The ethnic diversity effect fits in with Robert Putnam’s findings that ethnic/cultural diversity lowers social trust. An effect likely to be particularly strong if ethnic group A is, in effect, policing ethnic group B (e.g. a predominantly white police force policing a black area): an incident of perceived police brutality is a classic riot-triggering event.

DiPasquale and Glaesar found that migration and poverty are not associated with rioting, though lower GDP per capita countries are more likely to have riots (presumably because there are more people with less to lose). Dictatorships are less likely to have riots: which suggests that the Ponticelli and Voth finding about fiscal austerity not leading to civil unrest in Europe since the late 1980s is less about the spread of democracy and more about general economic conditions. (There may also have been less funding and activist support for causing trouble in non-communist states.)

None of this “proves” why a particular set of riots happen. But they are highly suggestive. What they suggest is that the 2011 English riots are classic ethnic-diversity, unemployment and police failure riots: a combination which is easily enough on its own to explain why the riots occurred when and where they did.

Saturday, August 13, 2011

The Greens: Policies, Reality and Consequences.

How do you judge a political party? From their rhetoric? From their behaviour in legislatures? By their activists? By their voters? From their policies?

The Greens: Policies, Reality and Consequences edited by Andrew McIntyre seeks to analyse the Greens in terms of their published policies. The Greens are not a “Party of Government”, they are not seeking to get that nth marginal voter that will give them a Parliamentary majority. So that may make their policies less important (since they are not likely to be implemented) but more revealing (on the grounds that they more unreservedly express their “world view” uninhibited by the need to establish a very broad appeal). Conversely, precisely because the policies matter less, folk may be more willing to let “indulgences” of particular individuals or sub-groups through the internal selection system, which would make the content of policies less indicative of the Party as a whole.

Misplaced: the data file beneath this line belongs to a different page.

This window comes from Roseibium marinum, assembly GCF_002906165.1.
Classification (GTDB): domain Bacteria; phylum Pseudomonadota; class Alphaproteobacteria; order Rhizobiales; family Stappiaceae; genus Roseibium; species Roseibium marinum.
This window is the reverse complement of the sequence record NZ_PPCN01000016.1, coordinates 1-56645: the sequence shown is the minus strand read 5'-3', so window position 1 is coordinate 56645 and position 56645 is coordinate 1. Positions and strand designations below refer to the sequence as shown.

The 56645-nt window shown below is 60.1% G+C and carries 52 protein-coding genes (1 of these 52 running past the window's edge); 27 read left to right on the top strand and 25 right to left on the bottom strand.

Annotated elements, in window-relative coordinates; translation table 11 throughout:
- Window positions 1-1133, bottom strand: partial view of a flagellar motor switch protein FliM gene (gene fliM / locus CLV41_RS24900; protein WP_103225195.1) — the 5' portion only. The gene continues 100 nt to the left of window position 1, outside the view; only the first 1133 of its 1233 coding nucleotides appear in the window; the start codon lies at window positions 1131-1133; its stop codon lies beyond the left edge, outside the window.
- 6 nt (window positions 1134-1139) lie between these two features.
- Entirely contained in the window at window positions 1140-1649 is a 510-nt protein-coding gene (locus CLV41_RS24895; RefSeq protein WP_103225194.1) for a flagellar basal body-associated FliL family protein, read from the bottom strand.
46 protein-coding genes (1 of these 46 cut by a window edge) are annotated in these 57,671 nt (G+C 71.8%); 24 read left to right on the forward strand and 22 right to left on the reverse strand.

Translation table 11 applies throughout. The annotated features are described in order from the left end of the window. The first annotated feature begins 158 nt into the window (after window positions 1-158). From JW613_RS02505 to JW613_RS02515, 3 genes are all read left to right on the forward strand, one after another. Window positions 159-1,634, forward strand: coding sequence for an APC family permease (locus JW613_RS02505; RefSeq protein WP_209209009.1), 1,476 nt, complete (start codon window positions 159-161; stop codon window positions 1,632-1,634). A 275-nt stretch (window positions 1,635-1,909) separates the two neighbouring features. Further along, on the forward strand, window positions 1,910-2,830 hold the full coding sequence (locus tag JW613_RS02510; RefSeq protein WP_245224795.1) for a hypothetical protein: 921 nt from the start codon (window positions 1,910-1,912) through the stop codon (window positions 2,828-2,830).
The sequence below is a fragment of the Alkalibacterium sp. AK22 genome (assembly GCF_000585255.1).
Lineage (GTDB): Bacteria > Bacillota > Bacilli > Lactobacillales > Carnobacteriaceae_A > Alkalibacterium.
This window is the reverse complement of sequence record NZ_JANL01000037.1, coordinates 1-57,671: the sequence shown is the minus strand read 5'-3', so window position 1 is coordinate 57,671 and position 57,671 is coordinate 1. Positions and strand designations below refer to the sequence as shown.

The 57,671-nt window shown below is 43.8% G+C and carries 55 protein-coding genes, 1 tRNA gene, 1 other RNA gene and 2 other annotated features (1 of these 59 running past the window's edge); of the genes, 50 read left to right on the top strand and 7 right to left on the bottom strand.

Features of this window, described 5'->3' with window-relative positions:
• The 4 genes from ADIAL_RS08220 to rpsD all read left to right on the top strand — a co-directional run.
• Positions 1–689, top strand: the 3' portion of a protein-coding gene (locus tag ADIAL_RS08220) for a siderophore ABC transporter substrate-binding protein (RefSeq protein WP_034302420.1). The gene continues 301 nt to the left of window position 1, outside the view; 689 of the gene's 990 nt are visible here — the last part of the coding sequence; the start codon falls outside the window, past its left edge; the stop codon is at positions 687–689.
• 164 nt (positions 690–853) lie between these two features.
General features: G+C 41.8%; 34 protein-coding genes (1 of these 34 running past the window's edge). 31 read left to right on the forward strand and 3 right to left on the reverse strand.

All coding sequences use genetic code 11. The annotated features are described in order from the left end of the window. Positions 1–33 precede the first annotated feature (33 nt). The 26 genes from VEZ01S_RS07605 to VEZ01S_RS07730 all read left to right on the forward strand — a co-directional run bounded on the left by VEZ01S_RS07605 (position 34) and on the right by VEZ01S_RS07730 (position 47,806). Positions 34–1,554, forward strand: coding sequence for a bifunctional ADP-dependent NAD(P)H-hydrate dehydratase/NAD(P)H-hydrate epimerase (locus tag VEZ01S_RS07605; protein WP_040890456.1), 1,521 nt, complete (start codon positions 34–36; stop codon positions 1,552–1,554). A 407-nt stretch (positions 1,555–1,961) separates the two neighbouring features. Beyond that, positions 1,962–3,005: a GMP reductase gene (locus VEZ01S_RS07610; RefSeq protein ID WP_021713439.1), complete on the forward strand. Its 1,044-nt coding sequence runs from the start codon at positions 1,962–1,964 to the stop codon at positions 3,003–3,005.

The Greens are, however, a “Party of coalition” in that governments have relied on their votes in Parliaments to form effective governing majorities—as is the case of the current minority federal Labor Government. That makes their policies more important, if they actually drive what they seek in negotiations with the Governments they support.

So, policies are unlikely to be a basis for a definitive analysis of a political Party, but they are some sort of basis for analysis: if even only what sort of policy “discourse” is (at some level) acceptable within that political Party.

The Greens provides a series of critical analysis of different Green policies from people with a range of expertise and perspectives of broadly liberal-conservative outlook. As is normal with such anthologies, the quality varies somewhat (particularly the balance of irritation versus information). Still, the picture is not reassuring for anyone who has been following the serious policy debate over the last few decades. Indeed, the Greens policies come across as the losers in those debates getting together and assuring each other that, in a just world, they would have won. That the Greens apparently disregard historical experience is a recurring motif of critical comment by contributors.

According to their polices, the Greens love the UN, hate Israel, distrust (or worse) private sector provision and have complete confidence in public sector control and provision—particularly in education and media. Whether their policies will actually lead to better environmental outcomes may reasonably be doubted.

A stand-out contribution is David Price’s withering critique of their indigenous policies: “maximising past failure” is a pithy summary (Pp60-5). David F. Smith’s piece on farming is both informative and devastating (Pp83-8). But Jim Hoggett’s piece on logging (Pp89-95), Walter Starck’s piece on fishing (Pp96-101) and Alastair Watson on water policy (Pp102-7) all give further reasons to think that Green policies would either make environmental results worse, or otherwise be not worth the costs.

Another continuing theme is that, according to Green policies, ethics means (government) control. Garth Paltridge’s piece on science policy brings this concern out particularly strongly: their proposed policies would make it even easier to squeeze out inconvenient science (Pp122-6).

The analyses in this volume collectively give good reason to think that Green policies would not make Australia a better society, even in environmental management terms. Which leads back to the original question: how much can we judge a political Party by its published policies? Whatever the practical answer to that question, a political Party is surely inviting itself to be judged by the policies it publishes, which this volume does in an informative way.